Dementia: Where are the answers?

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The human brain is made up of 100 billion nerve cells and is the most complex structure that we know of in the entire universe. This implausible organ makes us who we are. Our thoughts, emotions, personalities and memories are all thanks to the network of trillions of connections these cells make. However, the sheer dependence we have on our brains makes it so devastatingly vulnerable.

Dementia affects over 850,000 people in the UK alone. Many of us think of dementia as a “disease”, yet it is, instead, a term used to describe a group of symptoms that occur as a result of brain cell damage. There are many types of dementia, with multiple different causes and symptoms, which are generally associated with memory loss, confusion, personality change and communication difficulties. As the most common cause of dementia in the UK (affecting 62% of those diagnosed), a cure, or method of delaying its onset, for Alzheimer’s disease should undoubtedly be a priority.

What causes Alzheimer’s?

No one knows what the fundamental causes of Alzheimer’s disease are. However, it is known that it is caused by plaques and tangles of proteins that form in the brain. Some researchers believe the onset of these abnormalities are due to factors such as age, genetics and poor heart health, although it is agreed that the progression of Alzheimer’s is not a normal aspect of ageing.

The plaques are formed from a protein called Beta-amyloid. This protein normally plays an important role in neural growth and repair, and normally folds together by bonding between the amino acids (building blocks of proteins) of the molecule in its tertiary structure. This variety of different bonds forms between R-groups (variable chemical groups) on the amino acids as they can interact when the protein folds (this brings the groups closer to each other). However, when the protein does not fold together correctly and the R-groups are exposed, they start to clump together with other protein molecules (nucleating), causing the plaques.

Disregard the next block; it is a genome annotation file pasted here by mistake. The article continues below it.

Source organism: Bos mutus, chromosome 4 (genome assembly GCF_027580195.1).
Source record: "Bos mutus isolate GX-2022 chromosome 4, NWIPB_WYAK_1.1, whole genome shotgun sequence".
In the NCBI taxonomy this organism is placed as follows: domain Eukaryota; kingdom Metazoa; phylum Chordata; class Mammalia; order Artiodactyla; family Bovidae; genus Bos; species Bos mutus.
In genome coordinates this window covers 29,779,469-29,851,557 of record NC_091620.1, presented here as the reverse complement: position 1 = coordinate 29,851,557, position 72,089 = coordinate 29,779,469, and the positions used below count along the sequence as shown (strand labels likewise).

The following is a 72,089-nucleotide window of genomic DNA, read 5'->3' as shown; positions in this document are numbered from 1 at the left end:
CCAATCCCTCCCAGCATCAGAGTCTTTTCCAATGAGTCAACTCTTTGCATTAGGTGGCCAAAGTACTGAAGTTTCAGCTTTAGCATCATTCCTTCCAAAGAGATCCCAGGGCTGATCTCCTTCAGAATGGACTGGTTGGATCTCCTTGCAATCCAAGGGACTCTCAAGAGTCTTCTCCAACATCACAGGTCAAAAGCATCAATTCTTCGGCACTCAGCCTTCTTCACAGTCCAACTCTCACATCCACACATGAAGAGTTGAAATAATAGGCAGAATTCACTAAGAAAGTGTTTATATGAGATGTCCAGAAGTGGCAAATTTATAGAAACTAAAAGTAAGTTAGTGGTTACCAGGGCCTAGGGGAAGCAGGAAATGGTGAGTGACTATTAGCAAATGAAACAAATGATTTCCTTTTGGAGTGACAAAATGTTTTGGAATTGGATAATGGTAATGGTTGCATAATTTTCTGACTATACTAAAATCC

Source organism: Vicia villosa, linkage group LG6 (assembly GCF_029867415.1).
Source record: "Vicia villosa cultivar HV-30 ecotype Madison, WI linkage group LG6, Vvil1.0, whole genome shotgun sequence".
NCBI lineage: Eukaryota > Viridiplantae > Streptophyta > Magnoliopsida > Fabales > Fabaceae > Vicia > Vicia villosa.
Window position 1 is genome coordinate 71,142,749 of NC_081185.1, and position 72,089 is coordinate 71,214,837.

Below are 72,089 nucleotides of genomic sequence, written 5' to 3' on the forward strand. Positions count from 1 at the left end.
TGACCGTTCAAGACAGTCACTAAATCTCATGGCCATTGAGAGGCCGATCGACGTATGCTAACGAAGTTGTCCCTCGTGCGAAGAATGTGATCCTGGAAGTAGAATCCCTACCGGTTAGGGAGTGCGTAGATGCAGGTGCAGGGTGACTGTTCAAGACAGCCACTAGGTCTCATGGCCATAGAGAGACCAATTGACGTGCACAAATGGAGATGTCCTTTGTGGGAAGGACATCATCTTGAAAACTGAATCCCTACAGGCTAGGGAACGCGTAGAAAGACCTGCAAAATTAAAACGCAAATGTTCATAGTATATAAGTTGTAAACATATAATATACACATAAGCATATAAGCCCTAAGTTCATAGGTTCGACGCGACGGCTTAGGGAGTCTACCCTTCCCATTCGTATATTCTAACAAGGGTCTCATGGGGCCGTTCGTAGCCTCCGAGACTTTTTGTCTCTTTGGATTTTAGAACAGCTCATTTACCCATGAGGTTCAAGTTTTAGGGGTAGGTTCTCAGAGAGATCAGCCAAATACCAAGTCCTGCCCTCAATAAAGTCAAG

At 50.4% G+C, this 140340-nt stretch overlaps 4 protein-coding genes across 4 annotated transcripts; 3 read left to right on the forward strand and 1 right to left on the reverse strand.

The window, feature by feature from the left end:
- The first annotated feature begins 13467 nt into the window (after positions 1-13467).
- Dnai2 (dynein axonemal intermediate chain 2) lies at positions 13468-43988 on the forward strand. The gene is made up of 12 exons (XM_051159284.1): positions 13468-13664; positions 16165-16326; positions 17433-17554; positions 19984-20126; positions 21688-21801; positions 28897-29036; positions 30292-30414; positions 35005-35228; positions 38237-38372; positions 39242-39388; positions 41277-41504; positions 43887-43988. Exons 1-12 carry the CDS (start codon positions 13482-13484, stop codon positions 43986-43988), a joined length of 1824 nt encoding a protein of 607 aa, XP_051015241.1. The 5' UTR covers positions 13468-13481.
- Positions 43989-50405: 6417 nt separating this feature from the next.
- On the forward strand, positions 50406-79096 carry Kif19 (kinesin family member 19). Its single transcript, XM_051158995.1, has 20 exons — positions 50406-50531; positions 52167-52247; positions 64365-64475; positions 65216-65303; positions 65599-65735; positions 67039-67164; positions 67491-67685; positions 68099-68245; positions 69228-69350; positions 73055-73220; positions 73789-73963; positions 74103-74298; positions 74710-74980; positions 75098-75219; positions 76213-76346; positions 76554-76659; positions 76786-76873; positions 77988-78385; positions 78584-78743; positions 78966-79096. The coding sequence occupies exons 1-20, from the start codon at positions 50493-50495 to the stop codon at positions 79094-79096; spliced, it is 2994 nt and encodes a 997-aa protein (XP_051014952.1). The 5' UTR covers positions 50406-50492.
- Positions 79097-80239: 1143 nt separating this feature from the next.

These clusters of amyloid can then trigger other proteins to misfold and cluster together, creating oligomers. These oligomers are highly toxic and can block cell synapses, activating an auto-immune response that destroys the brain cells. This, in turn, leads to brain degradation.

The tangles are caused by the protein Tau, which collapses into the twisted strands. Normally, Tau creates a cell transport system, which can allow food molecules and other key materials to move along, to supply the cells. However, when these break down, the essential substances can no longer move to or through the cells, and so die.

This damage caused by the plaques and tangles spreads through the cerebral cortex in a predictable pattern but the time of progression, from mild to severe dementia, can be between two and 10 years. The cortex includes the main area of conscious thoughts and memory. In severe dementia, the brain shrinks due to severe damage in the cortex and the individual becomes unable to communicate, recognize family or care for themselves.